Frequently Asked Questions About Using this Technique

Q: How come when I adjust the f/stop and shutter speed for the background to be darker, the light from the flash doesn't get darker too?

A: The great thing about TTL Wireless Flash is the camera will always tell the flash how much light to output, and if you make your f/stop smaller the flash will simply put out more light to compensate.

Q: So why didn't the first test exposure come out the way I wanted it, with a dark background?

A: The flash bounced everywhere, and lit up the background more than I thought it would.  I fixed that by cutting back the ambient light even more.

Q: Hey!  This flash exposure looks spot-on.  Yet in the past you've stated that newer Sony cameras tend to overexpose the flash by about 1 stop.  How did you handle this?

A: I had the A99's flash exposure compensation permanently set to -1.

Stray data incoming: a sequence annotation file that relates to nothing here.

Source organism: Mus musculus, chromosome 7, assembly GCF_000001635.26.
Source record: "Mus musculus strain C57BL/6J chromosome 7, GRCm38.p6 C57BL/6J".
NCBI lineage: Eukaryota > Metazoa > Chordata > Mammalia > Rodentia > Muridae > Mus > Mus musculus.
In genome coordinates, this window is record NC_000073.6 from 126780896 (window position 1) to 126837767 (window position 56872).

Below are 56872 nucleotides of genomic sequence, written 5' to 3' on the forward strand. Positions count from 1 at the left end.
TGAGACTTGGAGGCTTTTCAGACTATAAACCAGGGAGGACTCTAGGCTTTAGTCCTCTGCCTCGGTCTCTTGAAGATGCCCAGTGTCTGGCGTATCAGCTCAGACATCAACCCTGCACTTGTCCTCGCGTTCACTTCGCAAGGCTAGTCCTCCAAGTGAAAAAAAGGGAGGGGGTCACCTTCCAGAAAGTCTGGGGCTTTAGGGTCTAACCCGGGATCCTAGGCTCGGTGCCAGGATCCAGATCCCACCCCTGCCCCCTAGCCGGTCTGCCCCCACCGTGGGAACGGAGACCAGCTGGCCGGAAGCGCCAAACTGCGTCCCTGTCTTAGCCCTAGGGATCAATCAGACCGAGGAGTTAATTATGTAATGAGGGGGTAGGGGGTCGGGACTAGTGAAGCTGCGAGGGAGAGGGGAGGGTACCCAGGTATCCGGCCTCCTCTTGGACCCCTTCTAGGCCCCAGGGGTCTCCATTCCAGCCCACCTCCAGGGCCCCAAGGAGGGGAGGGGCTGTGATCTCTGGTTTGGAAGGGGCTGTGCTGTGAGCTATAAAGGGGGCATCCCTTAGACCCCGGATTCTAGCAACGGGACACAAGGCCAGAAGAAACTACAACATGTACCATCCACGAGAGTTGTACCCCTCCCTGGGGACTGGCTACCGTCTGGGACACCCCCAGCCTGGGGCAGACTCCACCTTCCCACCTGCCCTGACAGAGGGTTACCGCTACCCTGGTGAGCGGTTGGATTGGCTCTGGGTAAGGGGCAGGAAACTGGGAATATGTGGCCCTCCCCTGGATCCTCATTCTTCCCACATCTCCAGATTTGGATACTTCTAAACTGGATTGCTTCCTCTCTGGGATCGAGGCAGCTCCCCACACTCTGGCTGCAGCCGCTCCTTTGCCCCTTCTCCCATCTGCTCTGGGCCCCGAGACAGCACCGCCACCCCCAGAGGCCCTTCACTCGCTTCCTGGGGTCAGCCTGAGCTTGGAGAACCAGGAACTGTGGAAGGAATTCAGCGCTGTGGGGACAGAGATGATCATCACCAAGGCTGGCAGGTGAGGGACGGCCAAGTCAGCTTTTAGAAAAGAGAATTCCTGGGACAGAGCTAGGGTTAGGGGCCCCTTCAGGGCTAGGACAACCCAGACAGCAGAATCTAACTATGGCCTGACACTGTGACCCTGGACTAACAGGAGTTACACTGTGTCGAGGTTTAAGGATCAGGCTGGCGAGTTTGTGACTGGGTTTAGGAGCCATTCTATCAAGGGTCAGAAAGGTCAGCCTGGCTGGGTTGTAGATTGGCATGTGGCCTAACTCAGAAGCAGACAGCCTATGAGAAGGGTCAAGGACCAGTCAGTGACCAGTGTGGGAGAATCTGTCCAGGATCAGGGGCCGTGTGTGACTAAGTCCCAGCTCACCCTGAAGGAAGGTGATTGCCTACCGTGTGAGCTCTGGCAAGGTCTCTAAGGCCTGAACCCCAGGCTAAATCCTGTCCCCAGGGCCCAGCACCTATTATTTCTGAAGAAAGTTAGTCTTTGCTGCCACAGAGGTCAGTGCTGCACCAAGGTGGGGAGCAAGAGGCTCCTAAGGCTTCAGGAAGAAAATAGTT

Look carefully and you can see the A99's 0.4s wireless flash delay at work.  In this scenario it didn't affect the shot negatively, since I was still able to capture the spontaneous and natural smile before it dissipated.

Seminar Schedule

Surely you've heard of the Friedman Archives High-Impact Photography Seminars by now!  Although they were originally targeted at beginners to help them overcome the learning curve, photographers at almost all skill levels have since attended and have raved about it, generally along the lines of "your approach is different and intuitive and fun" and "I"ve been shooting for 30 years and learned several new and important things!".  Perhaps the most heartwarming feedback I've received over the years has been "You've given my creative muscles a jump-start!".  I'm happy to help spread the joy.